Blog, Ways to Help

National Foster a Pet Month: Foster Highlight

When Young-Williams Animal Center called for emergency fosters, I anticipated there would be an influx of applications. However, I did not anticipate residents from more than 700 homes in Knoxville would ask how and when they could bring a homeless pet into their social isolation bubble.

Quickly adapting our onboarding process to meet the enthusiasm of our neighbors was a challenge, all while ensuring we were taking every precaution to protect new fosters and staff throughout Knox County’s Safer at Home order.

We switched to online foster orientations and began working with our Adoptions coworkers to answer as many questions as we could, as quickly as possible. Most importantly, we started moving our animals out of the shelter and into foster homes.

From March 11 to April 30, we sent 270 animals to foster – 86 more than the same time frame last year.

Karissa Kirsch,
Assistant Placement Coordinator

When I started working for the Young-Williams Foster Department in December 2017, we had close to 185 active foster families. We now have over 1,500 accepted applications for fosters from people from all walks of life, including:

  • College students socializing skittish cats
  • Teenagers bottle-feeding kittens (with parental supervision and support)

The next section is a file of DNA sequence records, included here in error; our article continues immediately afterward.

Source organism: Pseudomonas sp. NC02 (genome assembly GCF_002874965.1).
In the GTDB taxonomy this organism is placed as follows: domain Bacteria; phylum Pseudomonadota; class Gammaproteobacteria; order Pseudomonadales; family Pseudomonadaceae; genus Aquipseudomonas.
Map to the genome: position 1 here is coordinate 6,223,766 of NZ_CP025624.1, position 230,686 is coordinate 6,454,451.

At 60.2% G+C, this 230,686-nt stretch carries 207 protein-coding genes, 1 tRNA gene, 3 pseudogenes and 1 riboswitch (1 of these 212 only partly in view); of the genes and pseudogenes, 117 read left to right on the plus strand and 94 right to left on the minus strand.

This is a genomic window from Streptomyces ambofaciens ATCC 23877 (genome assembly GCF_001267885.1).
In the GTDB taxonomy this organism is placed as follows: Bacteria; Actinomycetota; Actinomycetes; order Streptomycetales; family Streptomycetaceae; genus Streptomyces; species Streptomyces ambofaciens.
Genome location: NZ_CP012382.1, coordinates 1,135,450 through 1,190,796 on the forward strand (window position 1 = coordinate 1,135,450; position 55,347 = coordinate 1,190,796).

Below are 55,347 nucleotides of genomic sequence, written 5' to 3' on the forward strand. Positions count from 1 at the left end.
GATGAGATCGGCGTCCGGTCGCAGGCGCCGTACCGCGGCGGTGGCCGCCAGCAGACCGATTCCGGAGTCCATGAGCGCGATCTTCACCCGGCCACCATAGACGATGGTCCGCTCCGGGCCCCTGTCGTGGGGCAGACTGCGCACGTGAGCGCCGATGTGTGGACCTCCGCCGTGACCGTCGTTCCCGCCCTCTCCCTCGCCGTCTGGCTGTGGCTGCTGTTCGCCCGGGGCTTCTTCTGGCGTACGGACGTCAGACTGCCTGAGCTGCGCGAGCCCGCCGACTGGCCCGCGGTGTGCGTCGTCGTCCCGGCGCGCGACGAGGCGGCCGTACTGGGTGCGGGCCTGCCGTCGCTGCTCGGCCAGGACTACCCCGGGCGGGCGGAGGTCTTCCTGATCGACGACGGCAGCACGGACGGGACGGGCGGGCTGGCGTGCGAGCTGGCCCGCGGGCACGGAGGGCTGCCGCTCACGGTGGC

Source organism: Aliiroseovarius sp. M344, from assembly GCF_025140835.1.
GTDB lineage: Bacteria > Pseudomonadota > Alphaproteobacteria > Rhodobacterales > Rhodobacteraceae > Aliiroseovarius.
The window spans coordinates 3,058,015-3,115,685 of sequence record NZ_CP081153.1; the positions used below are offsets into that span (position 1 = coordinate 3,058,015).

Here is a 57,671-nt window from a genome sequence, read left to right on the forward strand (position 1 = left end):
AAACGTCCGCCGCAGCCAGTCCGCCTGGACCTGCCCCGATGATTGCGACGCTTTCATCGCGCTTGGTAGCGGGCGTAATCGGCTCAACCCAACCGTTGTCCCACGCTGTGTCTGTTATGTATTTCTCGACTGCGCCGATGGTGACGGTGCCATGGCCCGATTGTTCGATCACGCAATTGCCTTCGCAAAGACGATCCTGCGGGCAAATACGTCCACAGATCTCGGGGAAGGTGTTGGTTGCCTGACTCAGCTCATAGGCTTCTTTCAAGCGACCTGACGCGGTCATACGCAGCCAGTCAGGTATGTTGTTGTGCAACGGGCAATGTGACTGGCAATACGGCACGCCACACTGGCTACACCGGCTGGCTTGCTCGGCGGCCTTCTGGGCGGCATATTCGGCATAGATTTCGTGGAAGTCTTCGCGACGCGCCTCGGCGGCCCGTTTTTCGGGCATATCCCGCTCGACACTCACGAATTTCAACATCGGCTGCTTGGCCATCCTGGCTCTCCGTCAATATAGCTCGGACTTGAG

• Retired folks working with days-old orphaned pets
  • Families with young children helping to teach puppy manners
  • You name it, and Knoxville stepped forward!

Instead of becoming reclusive and unengaged under the pressure of a pandemic, members of our community opened their homes to care for animals, and in turn, alleviated the pressure on our limited in-house staff.

The boost of new fosters is an amazing blessing, and our organization will open its doors to those willing to serve, whether they be fosters or volunteers onsite.

Bringing an animal into your home has an incredible impact on the pet’s life and creates an opportunity for the pet to have an advocate.

Please consider fostering animals, whether for our organization or others in your area that work to meet the needs of our country’s homeless pets.

We asked a foster parent who takes in our kittens to explain why she steps forward. Here is what Ellen said:

Volunteer foster, Ellen, with foster kittens

Fostering means providing a temporary, safe place for vulnerable kittens to not only provide food and shelter, but intentional care.

This could include medical, supportive or critical care, helping with any behavioral issues (such as fearful) or just plain and simple loving care.

For me, fostering means setting pets up for a healthy and successful life in their future forever homes.

I am overwhelmed with happiness every time I see my foster kittens with their adopters. Who doesn’t love seeing hard work pay off and a once homeless kitten now loved and safe?

Fostering clears space in my local shelter for the constant flow of animals coming in and helps animals adjust in a home, as opposed to a potentially stressful shelter environment. This takes pressure off shelter staff, who can then dedicate their time to other animals, fundraising and advocacy issues.

Fostering means sharing love to not only orphaned kittens but also to my community.